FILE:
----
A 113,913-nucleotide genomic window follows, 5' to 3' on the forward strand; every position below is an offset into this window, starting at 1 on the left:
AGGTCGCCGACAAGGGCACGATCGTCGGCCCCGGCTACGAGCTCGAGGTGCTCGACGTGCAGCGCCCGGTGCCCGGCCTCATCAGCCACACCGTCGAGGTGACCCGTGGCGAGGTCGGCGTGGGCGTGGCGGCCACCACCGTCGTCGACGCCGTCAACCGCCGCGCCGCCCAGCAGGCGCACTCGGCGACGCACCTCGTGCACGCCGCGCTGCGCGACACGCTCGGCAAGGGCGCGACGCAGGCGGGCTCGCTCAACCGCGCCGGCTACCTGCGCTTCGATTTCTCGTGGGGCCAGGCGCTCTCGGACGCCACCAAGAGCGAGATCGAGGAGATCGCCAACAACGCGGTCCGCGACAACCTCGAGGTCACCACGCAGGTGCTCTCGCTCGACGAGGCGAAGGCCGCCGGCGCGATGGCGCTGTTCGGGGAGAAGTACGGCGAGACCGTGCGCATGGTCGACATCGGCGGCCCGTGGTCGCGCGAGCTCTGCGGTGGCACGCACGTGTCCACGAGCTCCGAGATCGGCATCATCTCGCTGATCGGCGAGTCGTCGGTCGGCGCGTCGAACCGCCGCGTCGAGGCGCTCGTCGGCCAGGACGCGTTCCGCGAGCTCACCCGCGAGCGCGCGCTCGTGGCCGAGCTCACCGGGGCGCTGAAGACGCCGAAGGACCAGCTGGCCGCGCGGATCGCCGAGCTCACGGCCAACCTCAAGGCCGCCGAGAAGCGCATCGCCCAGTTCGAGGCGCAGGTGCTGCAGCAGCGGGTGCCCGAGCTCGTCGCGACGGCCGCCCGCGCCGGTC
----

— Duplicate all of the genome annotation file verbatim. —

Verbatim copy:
A 113,913-nucleotide genomic window follows, 5' to 3' on the forward strand; every position below is an offset into this window, starting at 1 on the left:
AGGTCGCCGACAAGGGCACGATCGTCGGCCCCGGCTACGAGCTCGAGGTGCTCGACGTGCAGCGCCCGGTGCCCGGCCTCATCAGCCACACCGTCGAGGTGACCCGTGGCGAGGTCGGCGTGGGCGTGGCGGCCACCACCGTCGTCGACGCCGTCAACCGCCGCGCCGCCCAGCAGGCGCACTCGGCGACGCACCTCGTGCACGCCGCGCTGCGCGACACGCTCGGCAAGGGCGCGACGCAGGCGGGCTCGCTCAACCGCGCCGGCTACCTGCGCTTCGATTTCTCGTGGGGCCAGGCGCTCTCGGACGCCACCAAGAGCGAGATCGAGGAGATCGCCAACAACGCGGTCCGCGACAACCTCGAGGTCACCACGCAGGTGCTCTCGCTCGACGAGGCGAAGGCCGCCGGCGCGATGGCGCTGTTCGGGGAGAAGTACGGCGAGACCGTGCGCATGGTCGACATCGGCGGCCCGTGGTCGCGCGAGCTCTGCGGTGGCACGCACGTGTCCACGAGCTCCGAGATCGGCATCATCTCGCTGATCGGCGAGTCGTCGGTCGGCGCGTCGAACCGCCGCGTCGAGGCGCTCGTCGGCCAGGACGCGTTCCGCGAGCTCACCCGCGAGCGCGCGCTCGTGGCCGAGCTCACCGGGGCGCTGAAGACGCCGAAGGACCAGCTGGCCGCGCGGATCGCCGAGCTCACGGCCAACCTCAAGGCCGCCGAGAAGCGCATCGCCCAGTTCGAGGCGCAGGTGCTGCAGCAGCGGGTGCCCGAGCTCGTCGCGACGGCCGCCCGCGCCGGTC